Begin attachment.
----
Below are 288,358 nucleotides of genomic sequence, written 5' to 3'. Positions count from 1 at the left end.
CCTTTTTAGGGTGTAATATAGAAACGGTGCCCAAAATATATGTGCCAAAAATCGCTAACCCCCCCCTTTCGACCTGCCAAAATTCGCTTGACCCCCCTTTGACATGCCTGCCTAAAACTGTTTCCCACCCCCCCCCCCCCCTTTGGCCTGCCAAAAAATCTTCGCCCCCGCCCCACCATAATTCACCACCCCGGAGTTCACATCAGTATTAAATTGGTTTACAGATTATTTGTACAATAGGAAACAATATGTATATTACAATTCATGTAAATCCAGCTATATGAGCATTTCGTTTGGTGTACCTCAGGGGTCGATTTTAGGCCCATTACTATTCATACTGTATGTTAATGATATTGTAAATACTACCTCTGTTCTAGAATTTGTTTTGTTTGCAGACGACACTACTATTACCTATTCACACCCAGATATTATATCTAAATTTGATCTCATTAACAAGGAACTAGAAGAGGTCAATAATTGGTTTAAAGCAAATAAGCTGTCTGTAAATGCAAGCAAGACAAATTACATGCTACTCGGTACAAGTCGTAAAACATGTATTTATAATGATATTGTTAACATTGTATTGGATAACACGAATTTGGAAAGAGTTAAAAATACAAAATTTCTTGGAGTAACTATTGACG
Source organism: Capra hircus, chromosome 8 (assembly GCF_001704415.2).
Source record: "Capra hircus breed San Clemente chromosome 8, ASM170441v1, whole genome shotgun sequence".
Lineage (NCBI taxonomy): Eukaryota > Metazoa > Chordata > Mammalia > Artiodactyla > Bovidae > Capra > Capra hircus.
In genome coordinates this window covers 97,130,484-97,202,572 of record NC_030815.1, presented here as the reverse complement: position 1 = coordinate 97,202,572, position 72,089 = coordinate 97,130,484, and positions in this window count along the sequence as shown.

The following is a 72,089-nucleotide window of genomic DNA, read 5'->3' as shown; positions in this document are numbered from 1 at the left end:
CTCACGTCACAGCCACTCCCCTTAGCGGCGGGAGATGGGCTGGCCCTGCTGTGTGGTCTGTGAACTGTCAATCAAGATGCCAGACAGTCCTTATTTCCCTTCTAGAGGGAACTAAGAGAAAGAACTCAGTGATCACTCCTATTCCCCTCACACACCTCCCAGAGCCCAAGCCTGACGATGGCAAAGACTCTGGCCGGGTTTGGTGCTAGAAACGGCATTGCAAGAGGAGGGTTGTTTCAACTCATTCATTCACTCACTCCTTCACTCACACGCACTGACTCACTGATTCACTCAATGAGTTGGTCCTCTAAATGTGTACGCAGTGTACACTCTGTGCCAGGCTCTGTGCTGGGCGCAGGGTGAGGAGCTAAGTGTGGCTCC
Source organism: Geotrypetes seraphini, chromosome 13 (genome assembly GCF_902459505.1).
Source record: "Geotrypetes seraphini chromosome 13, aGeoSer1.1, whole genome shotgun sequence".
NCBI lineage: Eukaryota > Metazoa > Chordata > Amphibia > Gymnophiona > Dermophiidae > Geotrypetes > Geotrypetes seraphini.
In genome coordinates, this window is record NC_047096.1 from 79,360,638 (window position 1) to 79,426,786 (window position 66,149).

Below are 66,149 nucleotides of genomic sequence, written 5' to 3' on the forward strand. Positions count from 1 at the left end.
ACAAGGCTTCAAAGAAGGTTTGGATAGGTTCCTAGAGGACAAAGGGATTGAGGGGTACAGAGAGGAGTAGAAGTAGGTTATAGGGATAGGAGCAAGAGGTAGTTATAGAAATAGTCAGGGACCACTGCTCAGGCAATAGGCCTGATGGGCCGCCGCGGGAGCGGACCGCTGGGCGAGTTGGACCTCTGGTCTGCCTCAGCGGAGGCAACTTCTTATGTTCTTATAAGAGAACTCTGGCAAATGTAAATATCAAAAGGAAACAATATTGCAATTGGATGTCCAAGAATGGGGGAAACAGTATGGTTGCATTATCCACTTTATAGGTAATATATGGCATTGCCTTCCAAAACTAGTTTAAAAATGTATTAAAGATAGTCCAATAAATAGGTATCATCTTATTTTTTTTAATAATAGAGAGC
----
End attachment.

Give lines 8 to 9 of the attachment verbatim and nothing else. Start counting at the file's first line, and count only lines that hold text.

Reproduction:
CTCACGTCACAGCCACTCCCCTTAGCGGCGGGAGATGGGCTGGCCCTGCTGTGTGGTCTGTGAACTGTCAATCAAGATGCCAGACAGTCCTTATTTCCCTTCTAGAGGGAACTAAGAGAAAGAACTCAGTGATCACTCCTATTCCCCTCACACACCTCCCAGAGCCCAAGCCTGACGATGGCAAAGACTCTGGCCGGGTTTGGTGCTAGAAACGGCATTGCAAGAGGAGGGTTGTTTCAACTCATTCATTCACTCACTCCTTCACTCACACGCACTGACTCACTGATTCACTCAATGAGTTGGTCCTCTAAATGTGTACGCAGTGTACACTCTGTGCCAGGCTCTGTGCTGGGCGCAGGGTGAGGAGCTAAGTGTGGCTCC
Source organism: Geotrypetes seraphini, chromosome 13 (genome assembly GCF_902459505.1).